Shannon Towey Invitational
October 12th, 2022 - February 6th, 2023
The Person Behind the Piece
By Hannah Holmes, Circulation Assistant
Shannon Towey, a 2022 Campbell graduate, studied biology during her time in the Creek and currently works in the gene therapy lab at Pfizer. As a student, she found a hobby in ceramics to balance out her rigorous biology class load. After taking Ceramics 1 as an elective, Shannon decided to pursue her artistic journey and newfound talent with an independent study in ceramics.
As she creates, Shannon tries not to set hard boundaries for herself. “It's up to the clay,” she says, describing how she simply allows a piece to form itself using her hands as the shaping tool. Despite being someone who needs to have control, she has found she is able to let loose with ceramics. In “messing up” and trying to fix things even if they seem too far gone, Shannon finds and sets her artistic limits.
Her artistic process of going with the flow has transitioned into her personal life, aiding her in struggles with anxiety and letting go of things beyond her control. She defines both her art and personal growth as works in progress, and says about her studio process, “I can get in here and think without thinking too hard about life. I'm able to Zen out and get hypnotized by the wheel.”
During the 2022 Wiggins Memorial Academic Symposium, Shannon submitted a stylized geometric teapot, which was a Merit Award recipient; she currently uses this winning teapot to water her plants every day. Librarian Dan Maynard loved her work so much that he asked her if she would be willing to make a piece to display in the library's art gallery, and she obliged.
Originally, Shannon set out to make a vase, but said that as she was throwing, “It turned into a pitcher. It just kind of comes to you when you're on the wheel - the process is so fluid, and you can only make the clay do so much.” For her piece, Shannon used a marbling process which incorporates a powder dye in with the natural color of the clay, creating a swirled pattern once folded in and the clay has been wedged. This process was outlined in Shannon's exhibit for the Student Art Gallery in Fall 2022.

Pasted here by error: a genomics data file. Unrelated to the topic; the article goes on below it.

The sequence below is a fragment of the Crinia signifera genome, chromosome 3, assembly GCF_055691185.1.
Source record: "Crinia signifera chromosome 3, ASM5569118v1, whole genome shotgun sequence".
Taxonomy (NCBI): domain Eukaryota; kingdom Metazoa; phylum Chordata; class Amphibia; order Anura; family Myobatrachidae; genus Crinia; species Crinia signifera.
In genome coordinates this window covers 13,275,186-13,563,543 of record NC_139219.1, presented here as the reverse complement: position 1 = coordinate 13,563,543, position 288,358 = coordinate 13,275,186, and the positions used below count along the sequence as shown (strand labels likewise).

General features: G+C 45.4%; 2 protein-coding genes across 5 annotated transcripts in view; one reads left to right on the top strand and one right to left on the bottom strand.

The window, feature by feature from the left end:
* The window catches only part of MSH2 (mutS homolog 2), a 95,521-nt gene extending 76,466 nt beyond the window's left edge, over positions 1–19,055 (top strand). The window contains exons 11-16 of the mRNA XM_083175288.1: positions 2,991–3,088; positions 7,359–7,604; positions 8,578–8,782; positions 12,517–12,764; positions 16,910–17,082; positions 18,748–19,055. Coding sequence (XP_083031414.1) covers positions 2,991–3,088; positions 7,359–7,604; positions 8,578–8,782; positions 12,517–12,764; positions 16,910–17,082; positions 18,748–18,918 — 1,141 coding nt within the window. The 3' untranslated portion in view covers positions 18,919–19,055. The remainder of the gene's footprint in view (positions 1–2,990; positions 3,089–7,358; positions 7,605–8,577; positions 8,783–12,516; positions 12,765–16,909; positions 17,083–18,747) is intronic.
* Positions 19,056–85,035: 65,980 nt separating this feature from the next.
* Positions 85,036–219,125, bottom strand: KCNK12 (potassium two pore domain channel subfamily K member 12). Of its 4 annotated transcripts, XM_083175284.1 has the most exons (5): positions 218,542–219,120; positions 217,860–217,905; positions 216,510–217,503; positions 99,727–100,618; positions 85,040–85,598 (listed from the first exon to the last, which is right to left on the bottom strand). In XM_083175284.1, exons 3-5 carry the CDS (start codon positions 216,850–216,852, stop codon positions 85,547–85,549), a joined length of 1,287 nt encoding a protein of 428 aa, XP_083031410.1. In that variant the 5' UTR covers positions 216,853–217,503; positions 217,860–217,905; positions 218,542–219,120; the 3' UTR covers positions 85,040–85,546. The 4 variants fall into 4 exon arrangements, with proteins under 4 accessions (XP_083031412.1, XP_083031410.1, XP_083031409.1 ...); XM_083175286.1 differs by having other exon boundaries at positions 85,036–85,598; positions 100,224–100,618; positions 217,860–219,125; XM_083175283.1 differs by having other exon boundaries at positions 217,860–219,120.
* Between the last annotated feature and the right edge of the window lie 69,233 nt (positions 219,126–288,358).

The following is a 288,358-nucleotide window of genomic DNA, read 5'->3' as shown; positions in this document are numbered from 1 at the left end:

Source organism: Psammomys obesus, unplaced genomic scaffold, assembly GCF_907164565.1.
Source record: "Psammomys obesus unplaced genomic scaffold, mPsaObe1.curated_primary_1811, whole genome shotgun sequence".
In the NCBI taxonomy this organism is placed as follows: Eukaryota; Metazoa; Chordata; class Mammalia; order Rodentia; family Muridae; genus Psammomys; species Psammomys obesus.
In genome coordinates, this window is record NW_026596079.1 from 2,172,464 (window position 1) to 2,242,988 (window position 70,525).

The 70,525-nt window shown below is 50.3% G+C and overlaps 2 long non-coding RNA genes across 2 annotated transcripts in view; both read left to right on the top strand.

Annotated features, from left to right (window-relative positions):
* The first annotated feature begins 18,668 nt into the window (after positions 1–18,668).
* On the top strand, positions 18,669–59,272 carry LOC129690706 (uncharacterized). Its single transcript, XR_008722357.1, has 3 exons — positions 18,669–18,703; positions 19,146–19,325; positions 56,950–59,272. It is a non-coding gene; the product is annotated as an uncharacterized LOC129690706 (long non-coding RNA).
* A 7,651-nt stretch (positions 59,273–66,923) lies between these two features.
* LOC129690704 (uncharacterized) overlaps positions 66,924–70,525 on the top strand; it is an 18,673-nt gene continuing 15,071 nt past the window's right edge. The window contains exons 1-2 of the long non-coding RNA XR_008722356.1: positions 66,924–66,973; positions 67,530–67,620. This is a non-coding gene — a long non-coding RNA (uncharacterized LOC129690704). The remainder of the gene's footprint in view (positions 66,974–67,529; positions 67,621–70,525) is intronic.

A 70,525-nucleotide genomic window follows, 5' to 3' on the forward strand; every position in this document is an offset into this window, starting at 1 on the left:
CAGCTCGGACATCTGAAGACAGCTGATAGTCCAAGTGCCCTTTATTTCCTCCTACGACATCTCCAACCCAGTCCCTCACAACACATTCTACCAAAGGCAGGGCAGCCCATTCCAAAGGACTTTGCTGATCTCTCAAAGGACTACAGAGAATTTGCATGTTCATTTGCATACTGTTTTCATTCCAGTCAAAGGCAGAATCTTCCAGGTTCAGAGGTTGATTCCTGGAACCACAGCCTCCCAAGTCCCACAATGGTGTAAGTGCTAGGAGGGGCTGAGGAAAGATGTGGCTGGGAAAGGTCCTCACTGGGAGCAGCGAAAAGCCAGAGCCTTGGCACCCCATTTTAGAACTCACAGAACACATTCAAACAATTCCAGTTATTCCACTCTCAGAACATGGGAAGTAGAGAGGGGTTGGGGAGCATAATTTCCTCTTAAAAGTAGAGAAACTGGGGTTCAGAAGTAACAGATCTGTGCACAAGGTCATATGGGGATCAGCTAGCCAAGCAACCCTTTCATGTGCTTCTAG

Shannon wants her pieces to be functional, sturdy, and serve a purpose. When people view her pieces, she wants them to think, “Oh my God this thing is awesome,” and to want one of their own to use. She describes being tasked with creating an object with good functionality for a friend whose mother, diagnosed with rheumatoid arthritis, struggles to hold mugs due to limited mobility. The friend asked Shannon to create a mug with a bigger-than-usual handle so there would be more space for her mother's fingers. Shannon's creativity led her to design a piece with a divot in the wall of the cup rather than a chunkier handle.
Shannon hopes viewers of her work will see how much of herself, her time and energy, she has put into it. She does not define herself as a professional sculptor, and is unsure whether she wants to sell her work in the future. She does not want the process to become a chore, but to continue to push the boundaries of what she is able to do as an artist, enjoying the process of trying to make each creation the best functional piece possible.